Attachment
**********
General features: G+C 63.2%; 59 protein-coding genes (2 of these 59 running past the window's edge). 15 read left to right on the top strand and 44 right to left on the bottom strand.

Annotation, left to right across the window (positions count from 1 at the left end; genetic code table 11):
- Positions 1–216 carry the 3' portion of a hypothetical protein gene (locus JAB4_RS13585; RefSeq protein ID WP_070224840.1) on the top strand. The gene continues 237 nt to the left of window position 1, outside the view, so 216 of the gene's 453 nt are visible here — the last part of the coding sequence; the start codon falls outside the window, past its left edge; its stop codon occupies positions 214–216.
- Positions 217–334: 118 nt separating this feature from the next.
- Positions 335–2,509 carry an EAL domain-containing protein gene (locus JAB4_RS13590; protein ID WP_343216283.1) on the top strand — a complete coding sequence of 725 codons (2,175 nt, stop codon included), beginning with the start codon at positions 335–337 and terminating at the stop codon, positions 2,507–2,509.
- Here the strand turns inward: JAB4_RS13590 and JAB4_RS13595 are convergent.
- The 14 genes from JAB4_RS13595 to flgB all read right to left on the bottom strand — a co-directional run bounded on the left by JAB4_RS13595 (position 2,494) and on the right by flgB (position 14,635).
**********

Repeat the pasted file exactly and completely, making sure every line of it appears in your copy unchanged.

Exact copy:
General features: G+C 63.2%; 59 protein-coding genes (2 of these 59 running past the window's edge). 15 read left to right on the top strand and 44 right to left on the bottom strand.

Annotation, left to right across the window (positions count from 1 at the left end; genetic code table 11):
- Positions 1–216 carry the 3' portion of a hypothetical protein gene (locus JAB4_RS13585; RefSeq protein ID WP_070224840.1) on the top strand. The gene continues 237 nt to the left of window position 1, outside the view, so 216 of the gene's 453 nt are visible here — the last part of the coding sequence; the start codon falls outside the window, past its left edge; its stop codon occupies positions 214–216.
- Positions 217–334: 118 nt separating this feature from the next.
- Positions 335–2,509 carry an EAL domain-containing protein gene (locus JAB4_RS13590; protein ID WP_343216283.1) on the top strand — a complete coding sequence of 725 codons (2,175 nt, stop codon included), beginning with the start codon at positions 335–337 and terminating at the stop codon, positions 2,507–2,509.
- Here the strand turns inward: JAB4_RS13590 and JAB4_RS13595 are convergent.
- The 14 genes from JAB4_RS13595 to flgB all read right to left on the bottom strand — a co-directional run bounded on the left by JAB4_RS13595 (position 2,494) and on the right by flgB (position 14,635).